About This Project

At some point in your life, you have been, or will be, rejected.  You apply to a school, a job, a publication, a grant, a fellowship, a role, or some other dearly sought prize, and it doesn’t work out.  A rejection can feel devastating, and at the same time can lead you in new directions and to new opportunities you could never have predicted.

When I began to invite colleagues and students to participate in the first version of Reflections on Rejections, everyone was intrigued by the idea of a collection of rejection letters and the recipients’ reflections.  Surprisingly often, a particular rejection popped immediately into their minds.  They knew exactly which letter or what experience they wanted to contribute.  It had stuck with them -- sometimes for decades.  The experience of rejection was so personal, so powerful, that it made an indelible impression, inspired a reconsideration of their goals or values, or prompted a sharp turn in their life path.

Although everyone I spoke with had a story about a rejection, not everyone had an actual letter or other physical relic of the experience.  As it turns out, rejections come in many forms: not just in a letter, but via email, on the phone, or simply rejection-by-excruciating-silence.  Furthermore, many of us simply are not keepers -- we are shredders, tossers, rippers, burners, deleters, and, well, people who lose things.  So this collection includes reflections both with and without an actual rejection letter.

How we respond to a failure or rejection emerges in these pages as one of the most important skills we learn in our lives.  It requires first that we feel bad: really really bad.  That part usually seems to come pretty naturally.  But how to feel really really bad is the part that we learn.  We learn to recognize our bad feelings as an indication that we care, we have high standards and high hopes, and we expect a lot of ourselves and of the world -- rather than assuming that we are hopelessly untalented or unworthy.  We learn to comfort ourselves, and accept comfort from others, and just plain stand it for a while -- rather than running away or acting out.  We learn to find strength and faith in dark times to nourish our resolve and resilience -- rather than losing hope and giving up.  And finally, we learn to actively seek out the invaluable information and lessons to be gleaned from even a truly awful experience -- rather than getting defensive or dejected or derailed.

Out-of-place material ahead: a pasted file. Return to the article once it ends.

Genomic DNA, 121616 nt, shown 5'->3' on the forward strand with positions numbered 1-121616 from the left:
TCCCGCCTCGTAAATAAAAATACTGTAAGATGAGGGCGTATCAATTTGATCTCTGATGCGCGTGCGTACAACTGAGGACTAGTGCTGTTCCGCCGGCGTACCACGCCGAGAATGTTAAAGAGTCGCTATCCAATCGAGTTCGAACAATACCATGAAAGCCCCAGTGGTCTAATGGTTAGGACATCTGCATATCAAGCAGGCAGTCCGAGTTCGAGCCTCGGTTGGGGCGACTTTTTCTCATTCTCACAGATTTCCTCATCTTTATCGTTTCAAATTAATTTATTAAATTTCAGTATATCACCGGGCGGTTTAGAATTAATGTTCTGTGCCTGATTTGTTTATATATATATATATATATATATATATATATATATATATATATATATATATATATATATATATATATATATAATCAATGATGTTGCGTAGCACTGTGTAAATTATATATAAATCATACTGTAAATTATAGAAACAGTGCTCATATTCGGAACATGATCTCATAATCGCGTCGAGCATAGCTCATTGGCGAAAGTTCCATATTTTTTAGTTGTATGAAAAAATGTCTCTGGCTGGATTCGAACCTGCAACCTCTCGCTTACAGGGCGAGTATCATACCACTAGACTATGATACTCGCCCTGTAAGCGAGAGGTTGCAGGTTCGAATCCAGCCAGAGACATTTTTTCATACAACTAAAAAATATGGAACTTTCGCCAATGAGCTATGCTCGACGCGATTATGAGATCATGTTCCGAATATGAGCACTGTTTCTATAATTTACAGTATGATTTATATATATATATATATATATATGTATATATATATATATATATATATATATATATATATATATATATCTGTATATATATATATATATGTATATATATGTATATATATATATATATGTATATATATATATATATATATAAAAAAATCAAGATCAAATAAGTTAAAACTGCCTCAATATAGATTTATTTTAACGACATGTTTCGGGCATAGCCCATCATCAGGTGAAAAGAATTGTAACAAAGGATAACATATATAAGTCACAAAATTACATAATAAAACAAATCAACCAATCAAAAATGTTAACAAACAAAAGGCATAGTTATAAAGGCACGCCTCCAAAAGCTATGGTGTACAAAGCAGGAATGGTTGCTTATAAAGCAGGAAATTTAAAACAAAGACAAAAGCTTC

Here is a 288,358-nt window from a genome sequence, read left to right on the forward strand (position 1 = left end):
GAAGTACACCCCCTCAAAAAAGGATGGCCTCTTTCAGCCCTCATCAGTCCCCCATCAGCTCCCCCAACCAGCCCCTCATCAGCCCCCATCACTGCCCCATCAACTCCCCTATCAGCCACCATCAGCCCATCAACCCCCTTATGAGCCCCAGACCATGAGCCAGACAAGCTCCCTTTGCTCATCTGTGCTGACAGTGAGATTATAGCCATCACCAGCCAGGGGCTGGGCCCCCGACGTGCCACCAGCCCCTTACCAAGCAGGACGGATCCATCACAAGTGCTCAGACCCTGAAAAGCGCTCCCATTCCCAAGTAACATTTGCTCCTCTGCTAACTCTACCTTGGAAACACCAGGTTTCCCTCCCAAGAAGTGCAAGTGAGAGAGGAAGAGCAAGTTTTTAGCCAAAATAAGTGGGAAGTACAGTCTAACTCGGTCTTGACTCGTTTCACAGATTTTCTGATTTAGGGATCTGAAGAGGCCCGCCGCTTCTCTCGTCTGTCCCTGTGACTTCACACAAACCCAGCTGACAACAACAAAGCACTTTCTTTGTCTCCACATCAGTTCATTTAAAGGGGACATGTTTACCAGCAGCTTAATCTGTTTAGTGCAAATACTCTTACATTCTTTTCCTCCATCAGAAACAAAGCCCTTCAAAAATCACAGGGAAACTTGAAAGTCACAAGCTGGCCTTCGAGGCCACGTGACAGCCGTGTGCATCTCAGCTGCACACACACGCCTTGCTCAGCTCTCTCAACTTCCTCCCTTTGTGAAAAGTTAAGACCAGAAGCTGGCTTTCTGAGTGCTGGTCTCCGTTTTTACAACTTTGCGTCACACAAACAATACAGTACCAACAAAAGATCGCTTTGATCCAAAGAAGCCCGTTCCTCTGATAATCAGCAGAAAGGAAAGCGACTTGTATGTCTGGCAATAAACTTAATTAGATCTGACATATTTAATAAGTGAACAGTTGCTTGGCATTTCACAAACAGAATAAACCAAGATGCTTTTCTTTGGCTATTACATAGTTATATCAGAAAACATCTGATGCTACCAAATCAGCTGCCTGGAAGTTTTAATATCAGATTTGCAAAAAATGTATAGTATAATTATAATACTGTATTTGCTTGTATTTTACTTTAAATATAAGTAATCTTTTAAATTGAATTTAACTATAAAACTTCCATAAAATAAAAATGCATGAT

Contributors to this latest, online version include some of the original participants: faculty, staff, students, and alumni reflecting on their rejections from schools, jobs, grants, and other prizes.  My colleagues and I also invited several new participants, and several videos are now part of the collection. Every one of the contributors has my deepest thanks and greatest respect for sharing their stories.  Their insights are courageous, funny, thoughtful, and amazingly generous.

I have sent them each an acceptance letter.

Abigail Lipson, Director
Bureau of Study Counsel, Harvard University